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An old tree with a large root system

11 Trees With Invasive Roots Australia

There are some trees that don’t just add aesthetic value to your garden, they can also be a helpful asset in other ways. On the other hand, there are certain trees that can be hard to manage – and those include trees with invasive roots.

What’s Wrong With Invasive Roots?

When the roots of a tree are invasive, they turn into a liability for property owners. Here are some of the issues invasive roots can cause: 

  • They can create an uneven surface and pose a safety hazard
  • They can infiltrate drainage networks and pipes (including septic lines)
  • They can buckle and warp footpaths, paving, and driveways
  • They can shift retaining walls
  • They can lift and destabilise the foundation of a building
  • They make it difficult to cultivate the ground around the trees
  • They can emigrate to nearby properties and cause damage there
  • They can be expensive to remove

Invasive Tree Roots – The Warning Signs

As you can see, invasive tree roots can cause a high degree of damage to the internal and external structures that surround a home. If you have a tree with invasive roots, you can tell that it’s doing damage to your paving and driveway if you see:

  • Cracks in the tile or in the concrete
  • Bumps or exposed roots in the general area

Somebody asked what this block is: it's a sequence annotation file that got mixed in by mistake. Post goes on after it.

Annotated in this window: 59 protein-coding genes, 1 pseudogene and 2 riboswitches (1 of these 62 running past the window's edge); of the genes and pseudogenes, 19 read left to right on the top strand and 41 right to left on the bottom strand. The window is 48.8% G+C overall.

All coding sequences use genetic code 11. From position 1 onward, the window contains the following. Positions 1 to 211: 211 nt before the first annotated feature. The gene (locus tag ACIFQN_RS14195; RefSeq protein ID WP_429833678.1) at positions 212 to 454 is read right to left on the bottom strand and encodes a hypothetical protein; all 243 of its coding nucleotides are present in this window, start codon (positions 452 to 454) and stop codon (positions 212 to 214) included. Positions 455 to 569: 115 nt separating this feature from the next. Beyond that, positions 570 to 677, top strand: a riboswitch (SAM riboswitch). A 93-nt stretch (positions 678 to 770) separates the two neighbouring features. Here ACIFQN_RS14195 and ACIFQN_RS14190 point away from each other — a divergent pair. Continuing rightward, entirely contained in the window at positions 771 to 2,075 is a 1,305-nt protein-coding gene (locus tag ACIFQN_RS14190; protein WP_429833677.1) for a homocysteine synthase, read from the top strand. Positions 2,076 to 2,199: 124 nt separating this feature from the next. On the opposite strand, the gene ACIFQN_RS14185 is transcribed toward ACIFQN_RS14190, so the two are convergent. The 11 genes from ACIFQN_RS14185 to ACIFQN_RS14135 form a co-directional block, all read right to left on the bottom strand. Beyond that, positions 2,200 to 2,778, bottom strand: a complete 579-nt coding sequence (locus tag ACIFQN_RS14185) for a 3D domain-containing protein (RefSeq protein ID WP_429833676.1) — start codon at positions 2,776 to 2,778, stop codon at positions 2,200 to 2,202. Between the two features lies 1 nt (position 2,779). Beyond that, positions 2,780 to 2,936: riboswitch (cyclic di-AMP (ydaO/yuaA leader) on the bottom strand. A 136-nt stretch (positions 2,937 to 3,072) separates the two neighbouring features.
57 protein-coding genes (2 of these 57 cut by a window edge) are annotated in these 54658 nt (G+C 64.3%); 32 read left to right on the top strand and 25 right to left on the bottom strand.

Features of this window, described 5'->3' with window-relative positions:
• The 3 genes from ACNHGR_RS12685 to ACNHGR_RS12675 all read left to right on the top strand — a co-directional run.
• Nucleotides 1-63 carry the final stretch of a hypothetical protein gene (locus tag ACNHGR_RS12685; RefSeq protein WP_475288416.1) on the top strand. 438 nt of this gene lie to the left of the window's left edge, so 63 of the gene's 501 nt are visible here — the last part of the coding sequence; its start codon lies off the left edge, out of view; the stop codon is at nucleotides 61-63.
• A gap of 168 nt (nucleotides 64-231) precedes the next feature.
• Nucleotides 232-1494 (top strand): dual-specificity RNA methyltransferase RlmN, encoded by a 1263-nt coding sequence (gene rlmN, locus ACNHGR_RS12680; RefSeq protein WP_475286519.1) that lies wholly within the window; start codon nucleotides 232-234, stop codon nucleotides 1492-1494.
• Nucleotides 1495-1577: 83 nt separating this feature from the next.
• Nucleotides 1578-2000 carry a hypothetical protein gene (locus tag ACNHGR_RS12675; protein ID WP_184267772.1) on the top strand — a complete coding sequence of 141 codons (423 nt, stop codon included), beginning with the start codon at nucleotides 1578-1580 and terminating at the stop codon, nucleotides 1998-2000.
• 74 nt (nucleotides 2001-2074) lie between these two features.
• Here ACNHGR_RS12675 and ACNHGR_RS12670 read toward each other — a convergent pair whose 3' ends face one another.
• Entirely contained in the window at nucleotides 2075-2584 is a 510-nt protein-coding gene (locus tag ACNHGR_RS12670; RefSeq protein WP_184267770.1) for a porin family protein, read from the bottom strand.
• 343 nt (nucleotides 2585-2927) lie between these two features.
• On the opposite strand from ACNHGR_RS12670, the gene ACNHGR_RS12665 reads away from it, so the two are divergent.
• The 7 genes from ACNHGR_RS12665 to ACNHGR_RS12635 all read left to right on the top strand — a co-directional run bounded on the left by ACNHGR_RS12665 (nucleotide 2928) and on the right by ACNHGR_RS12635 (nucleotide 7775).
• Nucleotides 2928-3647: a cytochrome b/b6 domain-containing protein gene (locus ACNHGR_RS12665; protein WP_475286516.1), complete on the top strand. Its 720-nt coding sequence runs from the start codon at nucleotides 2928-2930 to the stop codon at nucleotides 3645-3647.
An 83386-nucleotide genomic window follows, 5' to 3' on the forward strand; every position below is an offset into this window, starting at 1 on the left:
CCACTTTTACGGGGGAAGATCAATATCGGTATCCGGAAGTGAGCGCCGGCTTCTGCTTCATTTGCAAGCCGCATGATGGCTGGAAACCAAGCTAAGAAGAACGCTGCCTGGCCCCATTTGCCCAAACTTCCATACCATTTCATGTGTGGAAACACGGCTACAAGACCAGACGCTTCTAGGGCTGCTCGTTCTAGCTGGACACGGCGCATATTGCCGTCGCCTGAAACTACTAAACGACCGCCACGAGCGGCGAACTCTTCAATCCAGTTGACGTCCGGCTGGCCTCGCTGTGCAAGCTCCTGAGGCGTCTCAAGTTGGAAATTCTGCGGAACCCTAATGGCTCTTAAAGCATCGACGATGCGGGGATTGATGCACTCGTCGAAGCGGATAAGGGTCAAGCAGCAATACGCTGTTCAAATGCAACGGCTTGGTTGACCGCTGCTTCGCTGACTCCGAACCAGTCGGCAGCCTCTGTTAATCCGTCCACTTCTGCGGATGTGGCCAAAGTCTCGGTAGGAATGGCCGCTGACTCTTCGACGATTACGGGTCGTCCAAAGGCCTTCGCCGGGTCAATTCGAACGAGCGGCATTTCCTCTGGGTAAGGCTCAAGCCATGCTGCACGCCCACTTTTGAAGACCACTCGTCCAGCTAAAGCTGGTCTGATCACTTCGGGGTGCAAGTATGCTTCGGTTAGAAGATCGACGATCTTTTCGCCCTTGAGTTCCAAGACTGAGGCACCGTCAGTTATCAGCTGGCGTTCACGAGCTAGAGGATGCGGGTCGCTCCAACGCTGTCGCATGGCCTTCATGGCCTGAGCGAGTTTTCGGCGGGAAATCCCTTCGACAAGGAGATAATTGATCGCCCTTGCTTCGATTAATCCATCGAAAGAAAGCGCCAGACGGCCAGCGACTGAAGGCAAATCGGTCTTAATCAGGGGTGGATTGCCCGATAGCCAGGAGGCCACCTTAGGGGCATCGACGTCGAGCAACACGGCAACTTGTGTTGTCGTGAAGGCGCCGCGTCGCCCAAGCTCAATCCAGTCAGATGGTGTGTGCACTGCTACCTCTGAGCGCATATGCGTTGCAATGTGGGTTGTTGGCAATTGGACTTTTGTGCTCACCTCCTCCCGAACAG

• The tiling or concrete surfaces buckling 

Regarding the drains of your home, you know invasive tree roots are causing damage if you notice:

  • Clogged drains
  • Slow-flowing drains
  • A change in water pressure

If invasive tree roots are causing damage to foundation, you’ll notice:

  • Cracks in the foundational flooring
  • Vertical cracks running along foundational walls
  • Uneven windows/door frames
  • The floor surfaces buckling
  • Shattered/cracked windows

If you notice any of these effects taking place, it may be necessary to call in our tree removal services, and after that, our stump grinding services.

What Trees Have Invasive Roots?

There are certain species of trees that should be avoided in order to avoid the structural damage that their invasive roots can cause. 

Here is the list of 11 trees with invasive roots in Australia:

1. Camphor Laurel

Camphor laurels can grow up to 20 metres tall, and they have a large canopy and a short, stout trunk. They typically grow in areas that see a lot of rainfall, but in a wide range of soil types. 

These types of trees don’t have many natural predators or fall victim to any serious diseases, and they produce seeds quickly. In south-eastern Queensland and New South Wales, this tree is considered a significant environmental weed. 

The camphor laurel is self-propagating and grows extremely quickly, and because of this, its root system is notorious for damaging sewer pipes.

2. White Poplar

Poplars are deciduous trees that can grow up to 20 metres in height, and they have a white/grey trunk with smooth bark. They’re typically planted as ornamental trees, and they love deep moisture and their roots will typically stretch out for long distances in order to find water sources. 

They are known for blocking pipes, lifting up paving, and causing damage to foundations.

3. Evergreen Figs

Evergreen figs, also known as ficuses, are pruned to have a ball at the top and grown as decoration in ornamental pots. But if they’re grown in a garden, they can be problematic. The root systems of these trees are strong and aggressive, and they can cause damage to paving, sewerage pipes, retaining walls, and even foundations.